In platform based design or where a large product family or many derivative designs are planned based on a set of key components and an architecture, AV serves as a strong tool in making certain that each design is functionally correct. Further AV serves to significantly improve the efficiency of verification as the knowledge gained in verification is captured and leveraged from one product to the next.
Figure 2: Chip design cycle and derivative designs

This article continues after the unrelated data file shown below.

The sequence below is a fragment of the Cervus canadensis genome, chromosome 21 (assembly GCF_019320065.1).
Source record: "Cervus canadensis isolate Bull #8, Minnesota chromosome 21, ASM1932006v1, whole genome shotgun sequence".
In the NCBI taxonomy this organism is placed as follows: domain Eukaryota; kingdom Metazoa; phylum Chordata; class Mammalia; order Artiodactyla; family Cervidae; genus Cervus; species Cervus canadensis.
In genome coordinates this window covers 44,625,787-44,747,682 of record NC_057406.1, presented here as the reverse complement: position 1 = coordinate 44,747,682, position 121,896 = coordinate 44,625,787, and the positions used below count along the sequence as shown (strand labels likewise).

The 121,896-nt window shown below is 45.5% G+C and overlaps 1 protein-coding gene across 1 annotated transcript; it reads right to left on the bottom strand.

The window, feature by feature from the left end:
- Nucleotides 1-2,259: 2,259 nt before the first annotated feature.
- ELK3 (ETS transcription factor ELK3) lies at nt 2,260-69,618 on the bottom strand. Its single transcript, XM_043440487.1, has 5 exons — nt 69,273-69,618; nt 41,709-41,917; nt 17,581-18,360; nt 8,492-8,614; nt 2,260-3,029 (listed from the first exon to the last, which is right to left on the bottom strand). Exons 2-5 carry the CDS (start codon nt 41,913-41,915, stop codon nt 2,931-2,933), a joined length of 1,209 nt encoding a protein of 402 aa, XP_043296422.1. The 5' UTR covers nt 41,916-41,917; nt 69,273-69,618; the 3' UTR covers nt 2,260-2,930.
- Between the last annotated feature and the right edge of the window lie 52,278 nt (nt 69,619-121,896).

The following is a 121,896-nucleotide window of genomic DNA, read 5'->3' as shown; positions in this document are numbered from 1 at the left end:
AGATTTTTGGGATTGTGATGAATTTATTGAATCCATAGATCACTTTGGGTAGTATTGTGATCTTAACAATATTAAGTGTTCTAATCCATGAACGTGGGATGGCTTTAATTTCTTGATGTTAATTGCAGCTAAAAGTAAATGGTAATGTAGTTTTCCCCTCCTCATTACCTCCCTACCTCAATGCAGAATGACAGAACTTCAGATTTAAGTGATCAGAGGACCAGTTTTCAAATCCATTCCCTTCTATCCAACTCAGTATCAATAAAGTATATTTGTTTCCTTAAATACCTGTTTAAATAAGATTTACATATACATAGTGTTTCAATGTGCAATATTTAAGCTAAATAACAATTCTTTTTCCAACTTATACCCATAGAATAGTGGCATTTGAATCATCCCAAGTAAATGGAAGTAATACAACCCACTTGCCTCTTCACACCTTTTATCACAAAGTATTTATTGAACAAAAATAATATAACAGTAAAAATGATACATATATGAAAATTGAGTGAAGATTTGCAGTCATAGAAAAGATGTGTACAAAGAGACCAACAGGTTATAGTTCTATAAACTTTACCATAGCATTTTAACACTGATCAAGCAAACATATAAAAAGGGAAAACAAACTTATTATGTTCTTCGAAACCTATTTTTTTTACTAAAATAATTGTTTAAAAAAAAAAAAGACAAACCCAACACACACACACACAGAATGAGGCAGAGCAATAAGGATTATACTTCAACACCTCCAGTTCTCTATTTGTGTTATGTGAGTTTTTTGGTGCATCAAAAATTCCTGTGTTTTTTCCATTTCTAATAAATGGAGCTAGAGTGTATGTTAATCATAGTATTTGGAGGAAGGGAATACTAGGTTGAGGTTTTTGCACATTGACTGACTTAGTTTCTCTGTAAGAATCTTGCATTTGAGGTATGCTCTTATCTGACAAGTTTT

First, we discuss how AV aids in the chip design cycle itself for a chip that is to go into high volume production. In Figure 2 in the upper left, a typical design cycle is shown where several revisions (respins) are planned as the chip goes into high volume production. The goal of the first revision is for the chip to be fully functional. A good faith attempt is made toward achieving performance and yield goals, but seldom is only one revision required. The intention of this first revision may be to ship the part to the system customer so that they can begin to bring up the system, putting it in context with the other hardware and writing embedded software for the chip. The next step is to tune the design for performance and yield. Once the performance specifications are fully satisfied, a third revision may be required to improve yield to squeeze the last bit of cost out of the chip. In this scenario, it is critical that the first revision be functional, since the system team is depending on using the chip for development. AV helps achieve first silicon success. As the chip goes from one revision to the next, if only minor changes are made, only minor changes need to be made to the models and regression tests. However, one can still apply the full set of tests. The end result, is that with little additional effort, the same level of confidence for first silicon success can be systematically achieved in subsequent revisions. It is very undesirable that during a performance or yield tuning step to accidentally introduce a bug. AV helps to ensure that this does not happen. Additionally, through each of the revisions, the regression tests can be enhanced to increase the coverage of AV. Without a rigorous, systematic, and repeatable AV methodology, even if the number of design changes are few, a tremendous effort still has to be applied in verification. Since our regression tests are self-checking, we can be assured that the same or better level of tests have been applied in each subsequent revision. AV is always leveraging its past. This is especially important if the chip and derivative design is to last a number of years. The design and verification team often changes. The verification engineer assigned in the initial revision of the chip, may not be around to work on the final revision. AV, in its use of self checking regression tests, allows a different verification engineer to run the tests than the person who wrote them originally.